“Night is coming fast. But so is that sinking feeling we’ve seen this movie before.” — Desson Howe, The Washington Post, February 18, 2000
Long before Vin Diesel preached about family in the “Furious”-verse, he wandered the galaxy as a Furyan fugitive named Richard B. Riddick, dodging bounty hunters and death. “Pitch Black” kicks off the trilogy with a sci-fi horror film that won over audiences, but divided critics. Howe calls the film derivative, saying its creatures, landscape, and plot remind him of “Jurassic Park,” “Mad Max,” and “Alien.” He says that like it’s a bad thing.
The cast is excellent. Yes, Diesel chews rocks for dialogue, but it works. He’s a gritty former soldier who’s been buried alive under rubble and held in a subterranean prison. Radha Mitchell and Keith David lead a talented supporting cast. The world is dark but beautiful, with lighting only where it needs to be. The camera work cleverly follows the action from multiple perspectives. The creature chases are tense and the jump scares are earned. Many sci-fi and horror fans may be surprised to see “Pitch Black” on this list, but it was certainly panned. Bob Graham of the “San Francisco Chronicle” gave it a 0 out of 100, calling it a tiresome experience. Of course, that same year, he gave “Space Cowboys” a 100 out of 100, so take his review with a grain of salt (or rock if you’re Riddick).
“Some scary moments, but its final half-hour is a right old mess, and the title is doomed never to be remembered.” — Anthony Quinn, The Independent, October 2, 2009
Fifteen minutes into “Pandorum,” you think you’re watching a psychological thriller set in space, and then a bunch of mutants rumble across the screen and rip apart some guy. What!?!? This is a creature feature?!? Quinn is on the money -– there are some scary moments. The tension is ratcheted up in the first few minutes with a realistic (I assume) look at how awful waking up from extended hypersleep must be. The physical agony comes with a form of psychosis called pandorum that’s provoked by stress — and (I assume) your situation gets even more stressful when a gang of mutants starts running toward you on all fours, armed with sharpened, fire-protruding instruments of death.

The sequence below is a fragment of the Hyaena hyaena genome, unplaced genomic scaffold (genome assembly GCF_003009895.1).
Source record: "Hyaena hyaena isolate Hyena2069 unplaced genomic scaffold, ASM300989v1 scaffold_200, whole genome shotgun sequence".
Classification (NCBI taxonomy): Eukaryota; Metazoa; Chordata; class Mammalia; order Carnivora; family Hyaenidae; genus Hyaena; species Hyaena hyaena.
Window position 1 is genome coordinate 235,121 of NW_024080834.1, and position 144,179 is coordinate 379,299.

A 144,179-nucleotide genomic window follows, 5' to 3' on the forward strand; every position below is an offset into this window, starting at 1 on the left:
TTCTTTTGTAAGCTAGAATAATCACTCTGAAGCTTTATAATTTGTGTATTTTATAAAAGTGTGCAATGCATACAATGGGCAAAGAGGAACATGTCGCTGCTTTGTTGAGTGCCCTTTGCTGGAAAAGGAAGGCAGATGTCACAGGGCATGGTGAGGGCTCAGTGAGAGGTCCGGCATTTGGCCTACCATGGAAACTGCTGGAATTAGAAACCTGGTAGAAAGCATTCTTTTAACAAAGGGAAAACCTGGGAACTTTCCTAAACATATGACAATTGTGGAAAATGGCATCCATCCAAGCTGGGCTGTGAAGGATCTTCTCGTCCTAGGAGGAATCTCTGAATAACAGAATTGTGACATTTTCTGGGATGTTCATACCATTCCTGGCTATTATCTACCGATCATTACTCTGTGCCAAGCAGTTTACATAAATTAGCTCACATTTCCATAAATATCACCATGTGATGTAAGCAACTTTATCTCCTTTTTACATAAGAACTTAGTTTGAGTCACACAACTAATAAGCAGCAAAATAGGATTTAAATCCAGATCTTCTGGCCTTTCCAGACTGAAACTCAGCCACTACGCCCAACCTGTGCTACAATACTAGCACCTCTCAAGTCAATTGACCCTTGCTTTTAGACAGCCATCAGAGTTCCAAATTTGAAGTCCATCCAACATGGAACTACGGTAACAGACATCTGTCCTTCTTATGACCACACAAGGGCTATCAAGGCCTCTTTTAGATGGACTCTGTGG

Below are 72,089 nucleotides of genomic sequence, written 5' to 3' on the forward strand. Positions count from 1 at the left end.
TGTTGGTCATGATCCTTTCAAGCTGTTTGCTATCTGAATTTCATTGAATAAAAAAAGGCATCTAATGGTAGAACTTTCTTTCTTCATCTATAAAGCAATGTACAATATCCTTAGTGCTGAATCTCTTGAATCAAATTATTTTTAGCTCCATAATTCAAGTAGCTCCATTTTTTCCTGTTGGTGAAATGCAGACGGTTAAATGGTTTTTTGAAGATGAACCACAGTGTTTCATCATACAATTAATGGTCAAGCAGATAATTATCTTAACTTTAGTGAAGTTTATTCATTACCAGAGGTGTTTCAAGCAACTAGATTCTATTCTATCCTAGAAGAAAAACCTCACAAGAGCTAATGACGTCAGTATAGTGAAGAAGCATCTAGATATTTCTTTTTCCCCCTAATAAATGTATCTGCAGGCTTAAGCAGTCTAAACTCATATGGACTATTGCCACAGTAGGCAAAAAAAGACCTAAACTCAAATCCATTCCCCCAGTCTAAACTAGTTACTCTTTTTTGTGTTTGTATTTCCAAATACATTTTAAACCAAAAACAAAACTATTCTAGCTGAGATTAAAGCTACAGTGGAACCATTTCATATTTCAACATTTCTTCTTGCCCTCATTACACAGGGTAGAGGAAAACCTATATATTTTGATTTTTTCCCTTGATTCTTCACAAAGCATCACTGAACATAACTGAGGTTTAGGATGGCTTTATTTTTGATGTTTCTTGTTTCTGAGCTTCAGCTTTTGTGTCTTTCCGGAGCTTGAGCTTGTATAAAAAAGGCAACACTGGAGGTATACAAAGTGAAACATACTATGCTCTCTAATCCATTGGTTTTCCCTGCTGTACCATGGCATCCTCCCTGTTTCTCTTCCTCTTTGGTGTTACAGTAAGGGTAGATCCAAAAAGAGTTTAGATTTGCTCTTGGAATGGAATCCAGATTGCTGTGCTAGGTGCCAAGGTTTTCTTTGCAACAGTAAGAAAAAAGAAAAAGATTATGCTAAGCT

“Pandorum” reminds me of, in some ways, “The Descent.” It’s claustrophobic and the only thing cast in light is what director Christian Alvart wants you to see. You don’t get to scan the screen for potential terrors; they’re on you before you know it. The creatures, best described as a mix of the underground dwellers from “The Descent” and the Uruk-hai from “The Lord of the Rings,” are the true horrors of this ship, not the titular space psychosis. The effects of pandorum, though, add a layer of tension that drives the film’s climax and sets you on course for a pleasant surprise ending.
“Six minutes or 60 years after seeing the movie, viewers are unlikely to remember it.” — Richard Corliss, Time, April 19, 2013
Mr. Corliss, you are spot on. I forgot I had seen “Oblivion.” My wife reminded me it’s the one with Tom Cruise as Wall-E. Upon rewatch, it’s easy to see “Oblivion” is overly complicated, with too many big sci-fi concepts that are integral to the central story. There’s an alien invasion, a cataclysmic event, an escape ship to save civilization, cloned people, survivors underground, and other survivors sleeping in space — but — only some of those things are real. If you step back, the story arc looks like the tangled ball of Christmas lights Clark Griswold pulls out of his garage. It’s a lot for our brains to untangle.
On second viewing, the cord does start to unravel. You can follow the story arc back to its origin point, and once plugged in, the whole thing lights up wonderfully. The movie is sci-f-eye candy (trademark) and those of us who’ve been paying attention are not surprised. Director Joseph Kosinski is behind the “Gears of War” commercial many of us geeked out to in 2006 and he expertly landed “Top Gun: Maverick” last year. Watch “Oblivion” again and look to the far corners of your screen. Take in the dazzling effects that bring this beautifully damaged world to life and sit forward for the heart-jolting action sequences. Once you understand the story, it becomes a world you won’t forget.
Earth to Echo (2014)
“Even at a cramped and frenetic 82 minutes, the movie feels long. That’s what happens when the audience can guess everything that’s going to happen…” — Kyle Smith, New York Post, June 30, 2014